This month we celebrate World No Tobacco Day, which provides a great opportunity to raise awareness about the harmful effects tobacco exposure has on our children. Tobacco exposure comes in many forms-the most direct and most harmful of which, is smoking in teenagers and young adults. In addition to the well-documented risks of smoking including heart disease, cancer and lung disease, tobacco exposure is especially harmful for the developing adolescent brain. With their increasing popularity, vaping and the use of electronic cigarettes now pose one of the greatest risks to the health of adolescents. Electronic cigarettes have been increasingly targeted towards adolescents and marketed as a “safe” alternative to traditional cigarettes. As a result, teen tobacco use has been rapidly increasing. As of 2018, 1 in 5 adolescents reported using e-cigarettes in the last thirty days. The most important thing we can do to protect our children is to talk to our teenagers early and often about the risks of all tobacco products, including e-cigarettes.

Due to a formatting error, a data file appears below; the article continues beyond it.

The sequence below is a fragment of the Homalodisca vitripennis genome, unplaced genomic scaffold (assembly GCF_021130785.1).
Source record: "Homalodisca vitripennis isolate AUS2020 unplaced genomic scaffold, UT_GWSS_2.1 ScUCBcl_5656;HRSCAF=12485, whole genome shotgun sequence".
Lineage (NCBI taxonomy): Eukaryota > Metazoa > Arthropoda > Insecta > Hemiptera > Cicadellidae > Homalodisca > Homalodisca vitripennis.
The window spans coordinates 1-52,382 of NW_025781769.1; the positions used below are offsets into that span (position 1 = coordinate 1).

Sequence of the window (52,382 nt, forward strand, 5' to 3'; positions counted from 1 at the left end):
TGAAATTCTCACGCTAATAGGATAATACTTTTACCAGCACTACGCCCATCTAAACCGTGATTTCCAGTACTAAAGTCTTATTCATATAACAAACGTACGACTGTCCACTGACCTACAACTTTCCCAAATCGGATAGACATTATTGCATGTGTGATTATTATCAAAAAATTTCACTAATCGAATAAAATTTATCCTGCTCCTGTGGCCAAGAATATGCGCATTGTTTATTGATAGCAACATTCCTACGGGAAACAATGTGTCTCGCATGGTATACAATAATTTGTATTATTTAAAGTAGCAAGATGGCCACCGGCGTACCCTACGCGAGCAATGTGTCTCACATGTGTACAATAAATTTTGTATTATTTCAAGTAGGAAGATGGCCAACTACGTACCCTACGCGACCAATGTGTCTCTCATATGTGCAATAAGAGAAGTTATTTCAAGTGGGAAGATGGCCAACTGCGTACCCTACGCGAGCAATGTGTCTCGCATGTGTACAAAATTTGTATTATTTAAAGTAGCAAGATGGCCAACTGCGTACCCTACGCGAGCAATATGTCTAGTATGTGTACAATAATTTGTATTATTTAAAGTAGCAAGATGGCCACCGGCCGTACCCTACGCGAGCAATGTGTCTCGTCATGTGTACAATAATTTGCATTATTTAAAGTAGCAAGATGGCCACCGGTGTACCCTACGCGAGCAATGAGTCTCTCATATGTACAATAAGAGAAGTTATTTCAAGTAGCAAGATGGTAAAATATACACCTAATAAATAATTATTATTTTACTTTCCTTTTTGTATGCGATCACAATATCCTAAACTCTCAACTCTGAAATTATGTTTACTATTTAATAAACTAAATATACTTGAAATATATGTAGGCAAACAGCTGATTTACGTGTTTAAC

Though often overlooked, secondhand smoke exposure also poses a significant risk to the health of our children. Children exposed to secondhand smoke have higher risks of not only common infections like ear infections and colds, but also potentially life-threatening conditions like asthma attacks or sudden infant death syndrome (SIDS). Maternal smoking during pregnancy can also cause a variety of health problems for the unborn infant including premature birth, low birth weight and certain birth defects. You can help protect your children by not allowing anyone to smoke in your home or car. If someone in the home smokes, you can minimize your child’s exposure to harmful chemicals by ensuring they change their clothes and wash their hands after smoking. For more information about World No Tobacco Day, how to talk to your children about tobacco or for help quitting, visit the links below.